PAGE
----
Just read about a home video uploaded to YouTube in 2007, Charlie Bit My Finger. Can’t believe I’ve never heard of it, yet the total number of views it has received is around 500m. Er, yes, half a b-i-l-l-i-o-n views! Astounding – it’s cute, but really?! Anyway, that’s not the point of this post, what’s perhaps even more amazing is that Howard Davies-Carr, the filmmaker, has “from the various different things we have made about $500,000″…
Apparently, the venture also led to the creation of a new business, Viral Spiral, because the person Davies-Carr turned to in order to leverage the interest the film had made, Damian Collier, realised there was a great opportunity to advise viral “stars” on contracts.
So what makes a film go viral? And how to then create revenue about it. Well, I don’t think there’s an exact science behind creating a viral smash, but Kevin Alloca, trends manager at YouTube, is probably in as good a place as any to provide the answer – take a look at this film from a talk he gave at TEDYouth, in November, 2011:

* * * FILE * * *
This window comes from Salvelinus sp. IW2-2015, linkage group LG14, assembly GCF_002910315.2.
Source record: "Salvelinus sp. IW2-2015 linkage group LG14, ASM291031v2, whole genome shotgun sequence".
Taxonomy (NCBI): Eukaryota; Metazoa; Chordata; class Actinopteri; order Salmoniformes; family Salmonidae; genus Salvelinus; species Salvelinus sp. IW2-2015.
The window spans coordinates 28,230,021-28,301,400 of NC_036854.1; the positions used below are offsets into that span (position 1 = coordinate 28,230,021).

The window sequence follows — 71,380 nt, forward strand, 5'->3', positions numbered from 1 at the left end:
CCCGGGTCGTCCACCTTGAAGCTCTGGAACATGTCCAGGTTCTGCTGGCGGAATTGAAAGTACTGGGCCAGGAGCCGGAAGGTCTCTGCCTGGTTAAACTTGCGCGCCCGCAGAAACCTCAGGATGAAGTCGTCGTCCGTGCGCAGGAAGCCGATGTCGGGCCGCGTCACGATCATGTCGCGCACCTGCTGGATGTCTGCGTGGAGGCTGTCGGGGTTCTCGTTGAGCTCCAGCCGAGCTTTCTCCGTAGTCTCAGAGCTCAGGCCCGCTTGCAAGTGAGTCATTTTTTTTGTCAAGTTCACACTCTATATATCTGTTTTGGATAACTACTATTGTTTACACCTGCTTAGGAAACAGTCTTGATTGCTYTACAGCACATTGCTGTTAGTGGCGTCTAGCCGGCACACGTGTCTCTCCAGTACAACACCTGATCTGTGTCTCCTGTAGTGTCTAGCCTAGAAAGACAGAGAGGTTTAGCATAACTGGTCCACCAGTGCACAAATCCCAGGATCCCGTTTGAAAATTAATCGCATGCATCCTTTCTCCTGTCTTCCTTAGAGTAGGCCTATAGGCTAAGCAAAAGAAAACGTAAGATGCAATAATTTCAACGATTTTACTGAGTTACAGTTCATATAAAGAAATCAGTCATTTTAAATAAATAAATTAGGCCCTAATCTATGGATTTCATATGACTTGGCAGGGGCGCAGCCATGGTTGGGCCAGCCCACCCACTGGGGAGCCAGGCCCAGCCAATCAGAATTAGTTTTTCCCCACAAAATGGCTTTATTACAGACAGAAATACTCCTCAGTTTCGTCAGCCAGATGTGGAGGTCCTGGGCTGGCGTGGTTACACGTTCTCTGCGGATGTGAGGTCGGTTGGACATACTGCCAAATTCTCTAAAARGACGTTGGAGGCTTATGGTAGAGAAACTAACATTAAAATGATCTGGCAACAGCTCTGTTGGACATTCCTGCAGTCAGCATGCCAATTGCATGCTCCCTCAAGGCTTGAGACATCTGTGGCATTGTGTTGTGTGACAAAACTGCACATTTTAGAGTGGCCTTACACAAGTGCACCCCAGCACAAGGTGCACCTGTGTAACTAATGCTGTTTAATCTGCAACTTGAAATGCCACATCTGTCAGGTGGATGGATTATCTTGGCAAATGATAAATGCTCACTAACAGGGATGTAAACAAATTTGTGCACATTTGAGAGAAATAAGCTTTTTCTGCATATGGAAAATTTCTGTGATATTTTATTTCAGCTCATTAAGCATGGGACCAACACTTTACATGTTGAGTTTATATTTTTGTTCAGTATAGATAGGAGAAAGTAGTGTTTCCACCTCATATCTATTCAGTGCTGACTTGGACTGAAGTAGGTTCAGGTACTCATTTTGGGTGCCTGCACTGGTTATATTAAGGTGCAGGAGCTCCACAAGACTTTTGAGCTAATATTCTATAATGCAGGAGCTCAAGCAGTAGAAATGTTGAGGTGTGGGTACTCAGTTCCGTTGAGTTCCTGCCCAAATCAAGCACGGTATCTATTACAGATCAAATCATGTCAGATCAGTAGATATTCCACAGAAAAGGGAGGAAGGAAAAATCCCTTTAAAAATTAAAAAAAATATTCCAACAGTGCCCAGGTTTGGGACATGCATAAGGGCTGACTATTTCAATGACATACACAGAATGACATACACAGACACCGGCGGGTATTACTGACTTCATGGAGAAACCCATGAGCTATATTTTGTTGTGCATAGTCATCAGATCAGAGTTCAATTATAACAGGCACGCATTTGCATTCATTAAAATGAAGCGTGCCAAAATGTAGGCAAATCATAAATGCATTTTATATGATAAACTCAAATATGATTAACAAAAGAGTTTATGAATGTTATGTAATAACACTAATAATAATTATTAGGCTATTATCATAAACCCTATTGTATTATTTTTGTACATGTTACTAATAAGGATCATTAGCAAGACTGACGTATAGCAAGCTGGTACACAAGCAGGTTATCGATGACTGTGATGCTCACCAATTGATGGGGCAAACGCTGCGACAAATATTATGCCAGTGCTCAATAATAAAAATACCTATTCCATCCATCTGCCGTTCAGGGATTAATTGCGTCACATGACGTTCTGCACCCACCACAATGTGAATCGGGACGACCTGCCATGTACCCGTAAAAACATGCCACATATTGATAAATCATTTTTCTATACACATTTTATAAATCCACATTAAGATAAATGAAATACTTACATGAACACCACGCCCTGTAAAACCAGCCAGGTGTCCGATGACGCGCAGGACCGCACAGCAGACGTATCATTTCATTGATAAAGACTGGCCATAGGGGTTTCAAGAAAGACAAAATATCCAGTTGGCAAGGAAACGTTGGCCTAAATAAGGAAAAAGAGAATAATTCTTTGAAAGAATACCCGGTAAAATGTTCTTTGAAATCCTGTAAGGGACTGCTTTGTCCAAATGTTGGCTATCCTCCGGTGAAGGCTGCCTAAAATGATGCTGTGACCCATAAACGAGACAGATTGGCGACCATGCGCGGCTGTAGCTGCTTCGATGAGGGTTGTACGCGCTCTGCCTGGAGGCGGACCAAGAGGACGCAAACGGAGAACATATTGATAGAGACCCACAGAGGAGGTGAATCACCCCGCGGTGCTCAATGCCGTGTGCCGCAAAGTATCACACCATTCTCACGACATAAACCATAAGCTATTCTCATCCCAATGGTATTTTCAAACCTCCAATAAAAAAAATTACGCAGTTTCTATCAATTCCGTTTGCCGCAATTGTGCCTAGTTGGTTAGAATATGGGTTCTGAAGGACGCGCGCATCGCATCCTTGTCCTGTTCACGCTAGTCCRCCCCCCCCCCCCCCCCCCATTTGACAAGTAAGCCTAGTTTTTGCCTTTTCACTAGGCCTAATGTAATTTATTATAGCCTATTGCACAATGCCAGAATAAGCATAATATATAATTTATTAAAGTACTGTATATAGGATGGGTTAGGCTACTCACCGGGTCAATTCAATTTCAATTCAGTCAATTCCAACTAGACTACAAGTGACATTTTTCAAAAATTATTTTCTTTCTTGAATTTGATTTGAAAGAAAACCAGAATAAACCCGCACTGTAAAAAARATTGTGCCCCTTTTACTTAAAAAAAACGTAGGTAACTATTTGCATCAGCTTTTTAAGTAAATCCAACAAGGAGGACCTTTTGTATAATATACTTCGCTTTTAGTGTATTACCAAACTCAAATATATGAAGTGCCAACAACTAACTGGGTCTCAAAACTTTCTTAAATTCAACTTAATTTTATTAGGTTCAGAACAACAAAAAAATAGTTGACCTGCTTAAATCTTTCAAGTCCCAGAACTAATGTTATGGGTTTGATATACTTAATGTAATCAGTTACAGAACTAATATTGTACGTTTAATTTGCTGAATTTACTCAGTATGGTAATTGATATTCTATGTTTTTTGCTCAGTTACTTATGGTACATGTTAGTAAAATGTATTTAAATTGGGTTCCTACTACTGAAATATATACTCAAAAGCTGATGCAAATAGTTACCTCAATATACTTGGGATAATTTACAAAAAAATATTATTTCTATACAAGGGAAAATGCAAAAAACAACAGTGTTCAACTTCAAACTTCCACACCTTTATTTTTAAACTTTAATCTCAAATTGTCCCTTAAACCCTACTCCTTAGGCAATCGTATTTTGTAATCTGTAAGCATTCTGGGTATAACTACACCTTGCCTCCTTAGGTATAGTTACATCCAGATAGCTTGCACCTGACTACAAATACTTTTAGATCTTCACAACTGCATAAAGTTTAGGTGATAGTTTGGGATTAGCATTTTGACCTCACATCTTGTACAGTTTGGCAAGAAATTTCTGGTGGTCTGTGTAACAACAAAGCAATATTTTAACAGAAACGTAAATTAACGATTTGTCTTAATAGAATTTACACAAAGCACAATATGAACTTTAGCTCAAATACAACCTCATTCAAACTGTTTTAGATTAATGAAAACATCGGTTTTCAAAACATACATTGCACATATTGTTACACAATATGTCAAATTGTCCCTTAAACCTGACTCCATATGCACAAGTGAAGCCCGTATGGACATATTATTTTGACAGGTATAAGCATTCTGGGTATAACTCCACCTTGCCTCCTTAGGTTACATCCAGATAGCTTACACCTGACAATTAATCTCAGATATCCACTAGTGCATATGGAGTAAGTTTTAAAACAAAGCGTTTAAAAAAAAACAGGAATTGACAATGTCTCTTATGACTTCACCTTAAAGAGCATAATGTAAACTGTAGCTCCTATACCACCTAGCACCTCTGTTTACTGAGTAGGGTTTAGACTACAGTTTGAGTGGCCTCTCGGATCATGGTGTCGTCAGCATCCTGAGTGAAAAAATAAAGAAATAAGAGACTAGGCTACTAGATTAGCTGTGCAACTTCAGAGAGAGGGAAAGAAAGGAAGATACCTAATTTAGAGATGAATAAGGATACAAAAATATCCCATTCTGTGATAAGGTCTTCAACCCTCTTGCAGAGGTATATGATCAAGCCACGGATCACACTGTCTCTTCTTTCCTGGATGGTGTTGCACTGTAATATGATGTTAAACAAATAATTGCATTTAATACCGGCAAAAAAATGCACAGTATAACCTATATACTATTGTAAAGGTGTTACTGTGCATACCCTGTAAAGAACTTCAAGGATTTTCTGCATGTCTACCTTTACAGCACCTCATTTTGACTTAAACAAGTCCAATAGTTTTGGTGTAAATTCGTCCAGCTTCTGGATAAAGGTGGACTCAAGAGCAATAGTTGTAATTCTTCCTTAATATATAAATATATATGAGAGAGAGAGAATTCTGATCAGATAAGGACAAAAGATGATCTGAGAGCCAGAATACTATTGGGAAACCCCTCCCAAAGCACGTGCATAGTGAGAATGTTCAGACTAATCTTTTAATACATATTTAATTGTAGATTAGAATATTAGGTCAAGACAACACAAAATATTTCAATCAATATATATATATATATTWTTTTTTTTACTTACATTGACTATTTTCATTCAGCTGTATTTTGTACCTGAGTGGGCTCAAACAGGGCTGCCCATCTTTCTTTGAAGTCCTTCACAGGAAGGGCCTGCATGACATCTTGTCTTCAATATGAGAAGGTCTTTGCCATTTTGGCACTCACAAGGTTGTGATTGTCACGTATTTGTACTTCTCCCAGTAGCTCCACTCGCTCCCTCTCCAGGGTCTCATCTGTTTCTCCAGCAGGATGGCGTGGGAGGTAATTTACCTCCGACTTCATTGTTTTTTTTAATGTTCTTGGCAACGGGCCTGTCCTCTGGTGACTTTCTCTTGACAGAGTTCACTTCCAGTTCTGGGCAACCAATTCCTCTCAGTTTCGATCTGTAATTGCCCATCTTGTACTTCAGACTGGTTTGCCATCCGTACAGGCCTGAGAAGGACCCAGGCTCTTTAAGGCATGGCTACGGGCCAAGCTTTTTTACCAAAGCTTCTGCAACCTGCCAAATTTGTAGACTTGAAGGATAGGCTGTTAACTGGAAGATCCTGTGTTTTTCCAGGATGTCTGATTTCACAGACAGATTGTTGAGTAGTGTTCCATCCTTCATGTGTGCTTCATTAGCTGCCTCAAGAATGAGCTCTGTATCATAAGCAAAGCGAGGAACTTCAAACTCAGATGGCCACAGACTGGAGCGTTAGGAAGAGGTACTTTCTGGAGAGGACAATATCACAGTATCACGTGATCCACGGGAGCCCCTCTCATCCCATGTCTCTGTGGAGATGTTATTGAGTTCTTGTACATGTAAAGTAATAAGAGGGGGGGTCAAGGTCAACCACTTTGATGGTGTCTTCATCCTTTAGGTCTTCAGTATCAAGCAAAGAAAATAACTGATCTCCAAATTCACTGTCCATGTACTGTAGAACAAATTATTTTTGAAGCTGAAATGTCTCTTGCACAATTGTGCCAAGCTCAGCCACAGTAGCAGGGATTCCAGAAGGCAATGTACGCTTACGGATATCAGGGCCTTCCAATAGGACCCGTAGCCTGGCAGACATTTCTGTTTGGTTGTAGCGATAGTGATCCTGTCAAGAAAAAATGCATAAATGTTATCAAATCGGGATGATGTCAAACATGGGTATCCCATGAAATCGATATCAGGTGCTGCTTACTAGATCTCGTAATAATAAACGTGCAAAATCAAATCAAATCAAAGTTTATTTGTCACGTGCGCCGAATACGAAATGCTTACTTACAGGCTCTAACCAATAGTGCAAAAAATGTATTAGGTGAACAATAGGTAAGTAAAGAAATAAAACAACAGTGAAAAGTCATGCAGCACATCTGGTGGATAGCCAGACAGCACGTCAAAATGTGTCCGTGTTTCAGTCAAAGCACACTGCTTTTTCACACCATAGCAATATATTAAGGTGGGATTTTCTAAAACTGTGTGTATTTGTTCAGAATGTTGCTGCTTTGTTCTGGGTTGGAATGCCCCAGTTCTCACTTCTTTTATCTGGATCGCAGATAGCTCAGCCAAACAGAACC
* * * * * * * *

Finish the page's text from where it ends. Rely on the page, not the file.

And to answer the second question – well, why not give the guys at Viral Spiral a call once you’ve reached a respectably sized audience – but just bear in mind that every minute 48 hours-worth of video is uploaded to YouTube, so there’s a lot of competition from which to break through!